Lets begin with objective experience. Under normal conditions, objective experience depends upon physical events which stimulate sense organs. But it also depends upon physiological events of the kind we now wish to explore:
The physicist is interested in the former fact: the dependence of objective experience upon physical events outside the organism enables him to infer from experience what those physical events are.
[We] the psychologist is interested in the latter fact: since experience depends upon physiological events in the brain, such experience ought to contain hints to the nature of these processes. In other words, we argue that if objective experience allows us to draw a picture of the physical world, it must also allow us to draw a picture of the physiological world, it must also allow us to draw a picture of the physiological world to which it is much closely related.
Obviously, however, if the characteristics of [concomitant] naturally accompanying or associated physiological processes are to be [inferred] deduced or concluded from given characteristics of experience, we need a leading principle which governs the transition. Many years ago, a certain principle of this kind was introduced by E. Hering. Its content is as follows. Experiences can be systematically ordered, if their various kinds and nuances are put together according to their similarities. The procedure is comparable to the one by which animals are ordered in zoology and plants in botany. The processes upon which experiences depend are not directly known. But if they were known, they could also be ordered according to their similarities. Between the two systematic orders, that of experiences and that of concomitant physiological processes, various relationships may be assumed to obtain. But the relation between the tow orderly systems will be simple and clear only if we postulate that both have the same form or structure qua systems. Sometimes this principle is more explicitly formulated in a number of “psychophysical axioms.” In our connection, it will suffice if we give some examples of its application.
A sound of given pitch can be produced in many degrees of experienced loudness. In geometrical terms, the natural systematic order of all these loudnesses is a straight line, because in proceeding from the softest to the loudest sounds we have the impression of moving continuously in the same direction. Now, what characteristic of accompanying brain events corresponds to experienced loudness? the principle does not give a direct answer. Rather, it postulates that whatever the characteristic in question may be, its various nuances or degrees must show exactly the same order as the loudnesses do, i.e., that of a straight line. Also, if in the system of experiences a particular loudness is situated between two other loudnesses, then in the order of related brain events the physiological factor corresponding to the first loudness must also have its place between the processes corresponding to the two others. This gives the equality of structure of the two systems to which the principle refers.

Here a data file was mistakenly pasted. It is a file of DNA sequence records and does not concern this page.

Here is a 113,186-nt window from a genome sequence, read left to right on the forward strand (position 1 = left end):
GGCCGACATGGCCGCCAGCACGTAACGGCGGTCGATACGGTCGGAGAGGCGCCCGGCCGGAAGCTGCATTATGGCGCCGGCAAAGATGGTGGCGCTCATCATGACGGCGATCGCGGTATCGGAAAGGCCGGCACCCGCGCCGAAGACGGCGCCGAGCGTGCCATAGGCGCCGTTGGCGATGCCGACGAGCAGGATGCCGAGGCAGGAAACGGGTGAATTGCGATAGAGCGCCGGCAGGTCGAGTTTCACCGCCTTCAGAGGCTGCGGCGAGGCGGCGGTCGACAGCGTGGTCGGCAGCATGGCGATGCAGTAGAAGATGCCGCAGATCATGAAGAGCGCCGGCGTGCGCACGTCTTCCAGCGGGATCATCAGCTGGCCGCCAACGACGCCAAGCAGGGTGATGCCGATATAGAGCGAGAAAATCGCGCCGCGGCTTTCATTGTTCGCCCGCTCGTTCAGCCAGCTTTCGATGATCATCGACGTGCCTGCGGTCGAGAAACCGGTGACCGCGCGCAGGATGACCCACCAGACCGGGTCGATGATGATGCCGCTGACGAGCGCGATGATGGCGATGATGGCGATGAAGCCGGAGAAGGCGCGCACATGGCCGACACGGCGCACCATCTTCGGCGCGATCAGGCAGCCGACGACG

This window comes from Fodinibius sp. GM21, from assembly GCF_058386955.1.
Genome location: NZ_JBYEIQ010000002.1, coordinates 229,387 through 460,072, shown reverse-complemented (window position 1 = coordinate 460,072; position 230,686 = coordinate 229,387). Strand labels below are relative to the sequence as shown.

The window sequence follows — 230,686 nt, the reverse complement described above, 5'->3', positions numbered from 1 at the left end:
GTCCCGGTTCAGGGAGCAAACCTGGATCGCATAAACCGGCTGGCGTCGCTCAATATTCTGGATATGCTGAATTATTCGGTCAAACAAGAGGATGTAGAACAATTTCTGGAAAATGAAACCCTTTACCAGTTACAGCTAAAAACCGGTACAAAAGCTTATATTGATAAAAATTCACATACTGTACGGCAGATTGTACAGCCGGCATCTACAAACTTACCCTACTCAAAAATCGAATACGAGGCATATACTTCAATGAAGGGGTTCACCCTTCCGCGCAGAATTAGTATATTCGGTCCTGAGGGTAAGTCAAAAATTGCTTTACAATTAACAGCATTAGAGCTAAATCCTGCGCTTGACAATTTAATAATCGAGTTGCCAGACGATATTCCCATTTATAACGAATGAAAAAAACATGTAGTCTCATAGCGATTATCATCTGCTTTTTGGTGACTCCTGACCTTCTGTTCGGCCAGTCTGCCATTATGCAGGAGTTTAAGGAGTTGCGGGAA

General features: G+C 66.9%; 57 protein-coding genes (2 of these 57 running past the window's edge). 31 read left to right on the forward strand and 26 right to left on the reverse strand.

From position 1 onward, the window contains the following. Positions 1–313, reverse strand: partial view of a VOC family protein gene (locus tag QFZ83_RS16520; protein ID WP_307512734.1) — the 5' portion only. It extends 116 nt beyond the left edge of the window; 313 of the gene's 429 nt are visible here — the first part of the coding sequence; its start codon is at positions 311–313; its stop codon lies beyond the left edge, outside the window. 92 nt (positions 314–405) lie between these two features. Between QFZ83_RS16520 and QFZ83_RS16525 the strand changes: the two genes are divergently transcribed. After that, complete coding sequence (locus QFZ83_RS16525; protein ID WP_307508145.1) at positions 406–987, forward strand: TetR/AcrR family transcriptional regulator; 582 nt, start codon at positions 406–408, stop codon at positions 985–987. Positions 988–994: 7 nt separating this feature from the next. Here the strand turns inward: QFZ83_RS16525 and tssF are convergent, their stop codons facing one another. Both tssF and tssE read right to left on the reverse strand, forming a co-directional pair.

It seems that the all-or-none law does not allow us to choose “intensity of nervous activity” as the physiological correlate of experienced degrees of loudness. But the principle can be equally well applied if the frequency or density of nerve impulses is taken as the correlate of loudness.
As another example, colors may be discussed in their relation to accompanying brain processes. This relation has been considered most thoroughly by G.E. Mueller. To be sure, his assumption go beyond the principle now under discussion in that he makes hypotheses about retinal processes. The principle as such applies only to the brain processes which underlie visual experience directly. His theory is also more specific, since it includes a statement about the nature of the retinal processes as such. They are assumed to be chemical reactions. This transgression of the principle is perfectly sound for the following reason. If the system of color experiences and that of related physiological processes are to have the same structure, these physiological events must be variable in just as many directions or “dimensions” as the colors are. It is quiet possible that chemical reactions constitute the only type of process which satisfies this condition. Thus the principle of identity of system structure serves to restrict the number of facts which may be considered when more specific hypotheses are desired.